St Giles in the Fields, Middlesex Genealogy
Guide to St Giles in the Fields, Middlesex ancestry, family history, and genealogy: Parish registers, transcripts, census records, birth records, marriage records, and death records.
|St Giles in the Fields, Middlesex|
St Giles In The Fields
|Hundred||Ossulstone (Holborn Division)|
|Poor Law Union||St Giles in the Fields; St George Bloomsbury|
|Registration District||St Giles|
|Parish registers: 1561; Separate registers exist for St Giles in the Fields British Lying-in Hospital beginning 1749|
|Bishop's Transcripts: 1800|
|Rural Deanery||Not created until 1858|
|Probate Court||Court of the Commissary of the Bishop of London (London Division)|
|Location of Archive|
|Middlesex Record Office|
- 1 Parish History
- 2 Maps and Gazetteers
- 3 Websites
- 4 References
Parish History[edit | edit source]
St Giles-in-the-Fields, also commonly known as the Poets' Church, is a church in the London Borough of Camden, in the West End. It is close to the Centre Point office tower and the Tottenham Court Road tube station. The church is part of the Diocese of London within the Church of England. Several buildings have stood on the site; the present structure (in the Palladian style) was built between 1731 and 1733.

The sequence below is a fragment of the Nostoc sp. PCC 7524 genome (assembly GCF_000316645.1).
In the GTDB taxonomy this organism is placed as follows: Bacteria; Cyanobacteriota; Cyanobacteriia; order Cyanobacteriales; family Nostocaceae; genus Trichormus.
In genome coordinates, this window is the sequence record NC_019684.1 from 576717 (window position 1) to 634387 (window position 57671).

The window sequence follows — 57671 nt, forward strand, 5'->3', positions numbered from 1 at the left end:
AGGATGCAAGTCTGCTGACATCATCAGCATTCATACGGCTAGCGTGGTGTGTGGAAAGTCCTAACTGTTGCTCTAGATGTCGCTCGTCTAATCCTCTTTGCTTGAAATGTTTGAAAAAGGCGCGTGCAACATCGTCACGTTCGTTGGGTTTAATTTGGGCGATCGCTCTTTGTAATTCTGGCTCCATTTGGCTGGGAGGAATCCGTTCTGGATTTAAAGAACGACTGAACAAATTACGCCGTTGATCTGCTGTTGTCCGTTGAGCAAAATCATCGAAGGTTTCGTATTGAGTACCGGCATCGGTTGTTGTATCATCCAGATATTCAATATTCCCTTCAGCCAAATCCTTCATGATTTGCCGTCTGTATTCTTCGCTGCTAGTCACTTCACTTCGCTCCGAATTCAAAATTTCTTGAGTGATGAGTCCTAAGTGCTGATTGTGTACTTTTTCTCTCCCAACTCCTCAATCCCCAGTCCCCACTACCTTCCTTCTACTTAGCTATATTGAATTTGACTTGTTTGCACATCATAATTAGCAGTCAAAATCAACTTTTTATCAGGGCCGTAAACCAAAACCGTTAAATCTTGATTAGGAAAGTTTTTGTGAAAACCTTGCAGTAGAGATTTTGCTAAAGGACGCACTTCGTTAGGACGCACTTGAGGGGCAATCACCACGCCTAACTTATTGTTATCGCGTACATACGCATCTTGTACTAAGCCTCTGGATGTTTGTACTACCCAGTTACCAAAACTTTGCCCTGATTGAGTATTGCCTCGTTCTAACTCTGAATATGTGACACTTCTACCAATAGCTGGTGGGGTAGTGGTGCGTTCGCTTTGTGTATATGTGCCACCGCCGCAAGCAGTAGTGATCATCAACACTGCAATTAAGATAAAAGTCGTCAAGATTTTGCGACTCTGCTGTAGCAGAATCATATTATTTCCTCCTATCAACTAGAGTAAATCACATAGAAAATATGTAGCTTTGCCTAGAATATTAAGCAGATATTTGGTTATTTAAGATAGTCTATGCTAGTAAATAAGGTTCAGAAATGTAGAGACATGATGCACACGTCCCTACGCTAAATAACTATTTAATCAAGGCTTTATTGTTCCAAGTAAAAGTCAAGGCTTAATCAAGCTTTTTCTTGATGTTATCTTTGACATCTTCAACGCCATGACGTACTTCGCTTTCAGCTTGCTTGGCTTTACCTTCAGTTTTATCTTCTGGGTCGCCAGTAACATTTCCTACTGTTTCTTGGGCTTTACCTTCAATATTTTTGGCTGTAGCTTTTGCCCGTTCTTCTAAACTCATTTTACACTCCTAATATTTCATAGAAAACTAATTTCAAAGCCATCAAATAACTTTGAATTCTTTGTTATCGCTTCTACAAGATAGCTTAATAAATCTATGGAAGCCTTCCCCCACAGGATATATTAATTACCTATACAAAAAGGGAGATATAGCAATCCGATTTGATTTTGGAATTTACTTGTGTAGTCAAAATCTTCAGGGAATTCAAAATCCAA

Church records[edit | edit source]
St Giles in the Fields parish registers of christenings, marriages and burials are available online for the following years:
|St Giles in the Fields Online Parish Records|
|FS Catalog PRs|
|FS Catalog BTs|
To find the names of the neighboring parishes, use England Jurisdictions 1851 Map. In this site, search for the name of the parish, click on the location "pin", click Options and click List contiguous parishes.
Records are also available at the London Metropolitan Archives.
Civil Registration[edit | edit source]
Birth, marriages and deaths were kept by the government, from July 1837 to the present day. The civil registration article tells more about these records. There are several Internet sites with name lists or indexes. A popular site is FreeBMD.
Census and Inhabitants Lists[edit | edit source]
Census records from 1841 to 1911 are available online. For access, see England Census Records and Indexes Online. Census records from 1841 to 1891 are also available on film through a Family History Center or at the Family History Library.
1600 Lay Subsidy[edit | edit source]
- 1600 - Lay Subsidy Returns for London, Middlesex, Surrey (north) 1593-1600: St Giles in the feildes and St Gyles in the feildes adhuc (TNA E179/142/234) at Alan H. Nelson website - free
1666 Hearth Tax[edit | edit source]
1693-1694 Four Shilling in the Pound Aid[edit | edit source]
Probate records[edit | edit source]
Records of wills, administrations, inventories, indexes, etc. were filed by the court with jurisdiction over this parish. Go to Middlesex Probate Records to find the name of the court having primary jurisdiction. Scroll down in the article to the section Court Jurisdictions by Parish.
Cemetery[edit | edit source]
Poor Law Unions[edit | edit source]
Contributor: Add information about the pertinent poor law unions in the area.